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    Pathfinder Campaign Setting, Companion Subscriber
    Cat-thulhu wrote:
    QuidEst wrote:
    seekerofshadowlight wrote:
    Over all this sounds nice, but can't say I am the fan for a penalty for extra attacks.

    If all attacks are at full bonus, then all actions are equally important. Combat becomes move up, full attack repeatedly.

    If your later attacks aren't worth much, instead of full attacking, you can attack twice and defend, heal, intimidate, or feint. It's a little more interesting. And, in some circumstances, you might just do one attack so you can fit in a regular spell or defending and healing.

    I would have thought the idea is to make all actions equally important, making each choice equally valid? Even with no penalty the “best” option is probably move up and attack twice, three times if the opponent stays there. Of course you could still move, attack and defend; heal, move, attack? If I think my second or third attack are worthwhile will I rethink my defence to try and take out my foe? Will I delay that little bit of healing for that third attack? Remember the new system won’t have a “full attack” option by the look of it so the move, full attack is really not an option. I think you might be able to do the sp dial charge action to move double and attack, then follow with another attack - but would you rather defend just in case?

    The benefit of a lack of penalty is it makes the multiple attack option viable, because otherwise the penalised attacks really aren’t worth much.

    Making all actions equally important and equally valid isn’t feasible. If there’s no attack penalties, then any time “attack once” is the answer, then “do nothing but attack until it’s dead” is the answer. That’s not very interesting. If there’s a scaling opportunity cost, then other actions can be worse than your best attack, but better than your third attack. Now there’s variety.

    Removing penalties doesn’t just make “do nothing but attack” viable, it makes it necessary.


    I hope most, if not all, combat maneuvers are not considered attacks and therefore do not stack with the attack penalty. Giving up my -10 attack in exchange for a disarm is a not great/not terrible option. They lose an action and the use of that weapon for any reactions in the meantime. If it’s at the same -10 as my attack would be, it’s just as unappealing as it is now.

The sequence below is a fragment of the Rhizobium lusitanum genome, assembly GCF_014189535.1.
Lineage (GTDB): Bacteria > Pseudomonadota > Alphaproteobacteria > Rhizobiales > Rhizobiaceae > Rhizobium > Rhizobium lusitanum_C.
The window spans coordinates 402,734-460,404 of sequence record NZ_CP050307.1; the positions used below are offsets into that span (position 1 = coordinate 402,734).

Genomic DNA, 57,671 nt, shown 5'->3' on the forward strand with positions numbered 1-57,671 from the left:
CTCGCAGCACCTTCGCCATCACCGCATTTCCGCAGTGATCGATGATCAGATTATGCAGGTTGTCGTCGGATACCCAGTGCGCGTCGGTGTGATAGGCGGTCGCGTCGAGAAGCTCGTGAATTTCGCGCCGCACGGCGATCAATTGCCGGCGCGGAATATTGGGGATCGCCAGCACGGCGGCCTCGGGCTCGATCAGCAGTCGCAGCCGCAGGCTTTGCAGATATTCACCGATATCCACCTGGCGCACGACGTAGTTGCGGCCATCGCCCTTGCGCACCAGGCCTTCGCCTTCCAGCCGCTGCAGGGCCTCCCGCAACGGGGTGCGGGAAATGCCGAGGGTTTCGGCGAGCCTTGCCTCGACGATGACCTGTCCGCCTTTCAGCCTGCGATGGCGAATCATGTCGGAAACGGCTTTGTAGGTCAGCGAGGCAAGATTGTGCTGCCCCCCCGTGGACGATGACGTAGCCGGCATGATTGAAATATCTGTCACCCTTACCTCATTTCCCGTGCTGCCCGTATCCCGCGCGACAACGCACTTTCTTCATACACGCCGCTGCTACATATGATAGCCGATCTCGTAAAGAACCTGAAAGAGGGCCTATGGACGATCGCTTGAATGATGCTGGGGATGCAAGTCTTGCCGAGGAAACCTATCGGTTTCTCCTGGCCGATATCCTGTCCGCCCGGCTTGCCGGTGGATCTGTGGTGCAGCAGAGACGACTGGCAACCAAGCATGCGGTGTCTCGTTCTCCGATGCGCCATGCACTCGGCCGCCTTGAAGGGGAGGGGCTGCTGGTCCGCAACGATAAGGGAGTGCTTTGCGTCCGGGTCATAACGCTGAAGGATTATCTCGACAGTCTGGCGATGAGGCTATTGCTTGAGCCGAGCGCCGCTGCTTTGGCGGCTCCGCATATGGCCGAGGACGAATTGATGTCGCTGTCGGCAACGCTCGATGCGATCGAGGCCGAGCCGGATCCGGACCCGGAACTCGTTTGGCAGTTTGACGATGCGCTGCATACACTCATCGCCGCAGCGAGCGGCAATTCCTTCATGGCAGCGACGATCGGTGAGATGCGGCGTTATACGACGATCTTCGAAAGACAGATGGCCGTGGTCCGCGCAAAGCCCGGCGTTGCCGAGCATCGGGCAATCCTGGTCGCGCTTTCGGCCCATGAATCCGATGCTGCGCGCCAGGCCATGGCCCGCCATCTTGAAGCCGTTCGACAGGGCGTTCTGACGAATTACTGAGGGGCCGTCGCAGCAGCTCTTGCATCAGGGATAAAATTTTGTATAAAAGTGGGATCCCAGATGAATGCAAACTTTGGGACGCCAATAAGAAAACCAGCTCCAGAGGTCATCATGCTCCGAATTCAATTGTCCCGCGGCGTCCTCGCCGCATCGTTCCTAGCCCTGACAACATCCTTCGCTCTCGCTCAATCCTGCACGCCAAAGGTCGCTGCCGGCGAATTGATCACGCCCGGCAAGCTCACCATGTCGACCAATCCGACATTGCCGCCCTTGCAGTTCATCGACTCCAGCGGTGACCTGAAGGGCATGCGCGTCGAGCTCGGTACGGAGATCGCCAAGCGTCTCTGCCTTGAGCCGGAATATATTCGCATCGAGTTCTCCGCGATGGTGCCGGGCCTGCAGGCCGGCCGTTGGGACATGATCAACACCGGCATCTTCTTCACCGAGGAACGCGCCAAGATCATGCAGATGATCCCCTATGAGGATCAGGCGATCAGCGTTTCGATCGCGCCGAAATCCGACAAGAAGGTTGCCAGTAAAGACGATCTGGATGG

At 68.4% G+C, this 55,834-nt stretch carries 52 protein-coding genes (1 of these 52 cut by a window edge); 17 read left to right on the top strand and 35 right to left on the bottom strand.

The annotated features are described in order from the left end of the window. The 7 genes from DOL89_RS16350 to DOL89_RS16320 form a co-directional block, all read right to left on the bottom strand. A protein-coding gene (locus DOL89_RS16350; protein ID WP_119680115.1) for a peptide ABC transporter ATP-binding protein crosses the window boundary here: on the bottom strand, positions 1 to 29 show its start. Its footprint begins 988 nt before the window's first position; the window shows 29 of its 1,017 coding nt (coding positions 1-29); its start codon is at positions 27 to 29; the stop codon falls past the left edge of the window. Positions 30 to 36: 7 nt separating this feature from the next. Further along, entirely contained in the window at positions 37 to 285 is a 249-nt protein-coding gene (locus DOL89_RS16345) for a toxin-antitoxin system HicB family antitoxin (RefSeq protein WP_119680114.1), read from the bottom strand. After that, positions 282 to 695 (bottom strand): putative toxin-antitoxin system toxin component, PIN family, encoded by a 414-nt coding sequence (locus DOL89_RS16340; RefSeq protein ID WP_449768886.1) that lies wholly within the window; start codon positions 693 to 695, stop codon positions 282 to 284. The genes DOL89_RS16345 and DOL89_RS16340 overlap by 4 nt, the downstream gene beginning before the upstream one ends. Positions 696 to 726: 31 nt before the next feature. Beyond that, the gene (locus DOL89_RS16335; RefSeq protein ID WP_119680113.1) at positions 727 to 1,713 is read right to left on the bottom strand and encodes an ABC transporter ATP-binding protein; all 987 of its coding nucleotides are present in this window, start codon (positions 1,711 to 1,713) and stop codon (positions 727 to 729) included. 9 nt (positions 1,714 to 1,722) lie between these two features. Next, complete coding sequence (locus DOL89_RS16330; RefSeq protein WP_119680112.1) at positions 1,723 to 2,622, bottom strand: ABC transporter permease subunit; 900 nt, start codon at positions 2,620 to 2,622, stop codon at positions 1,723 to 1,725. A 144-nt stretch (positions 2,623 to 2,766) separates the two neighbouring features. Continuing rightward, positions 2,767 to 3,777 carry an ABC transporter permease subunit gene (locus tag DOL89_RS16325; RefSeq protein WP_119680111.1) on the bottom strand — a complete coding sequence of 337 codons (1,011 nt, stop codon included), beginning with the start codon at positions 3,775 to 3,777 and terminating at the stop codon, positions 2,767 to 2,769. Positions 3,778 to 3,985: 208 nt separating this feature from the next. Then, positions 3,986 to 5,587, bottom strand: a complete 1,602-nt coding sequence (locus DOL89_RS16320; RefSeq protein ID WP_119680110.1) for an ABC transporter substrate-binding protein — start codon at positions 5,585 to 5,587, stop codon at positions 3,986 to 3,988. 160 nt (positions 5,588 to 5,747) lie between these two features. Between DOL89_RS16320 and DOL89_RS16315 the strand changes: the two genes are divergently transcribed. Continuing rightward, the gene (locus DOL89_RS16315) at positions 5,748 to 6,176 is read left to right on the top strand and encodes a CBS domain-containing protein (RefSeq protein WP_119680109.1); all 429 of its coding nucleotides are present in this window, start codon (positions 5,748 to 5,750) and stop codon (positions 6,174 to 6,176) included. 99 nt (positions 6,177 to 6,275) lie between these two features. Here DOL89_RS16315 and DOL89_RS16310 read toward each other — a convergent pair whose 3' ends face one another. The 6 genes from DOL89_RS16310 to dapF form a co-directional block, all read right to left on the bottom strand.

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    The real answer to the penalties is that multiple attacks at the same attack bonus inflates the numbers on armor and hp and the standard across RPGs is that multiple actions in a single turn gets less likely to succeed.

    Another bonus is design space for avoiding the penalties


    Pathfinder Adventure Path, Campaign Setting, Companion, Modules, Starfinder Adventure Path Subscriber

    However, taking that 3rd swing still needs to be appealing enough to be useful, because with the penalties as-is I just don't see the practicality of even having the option to attack more than once a turn. Those extra actions are better off doing anything else, even nothing.


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    Pathfinder Adventure Path, Companion, Maps, Modules, Roleplaying Game Subscriber
    Kain Gallant wrote:
    However, taking that 3rd swing still needs to be appealing enough to be useful, because with the penalties as-is I just don't see the practicality of even having the option to attack more than once a turn.

    Not at first level, maybe. But the penalties are exactly what they are for iteratives right now, so at higher levels tactics might dictate you attempt more attacks than at low levels. After all, people take that third swing at -10 at 11th level in P1e right now.

    In P2e, they'll at least have the option of taking two swings at -0/-5 and then doing something else with their last action instead of taking an attack at -10.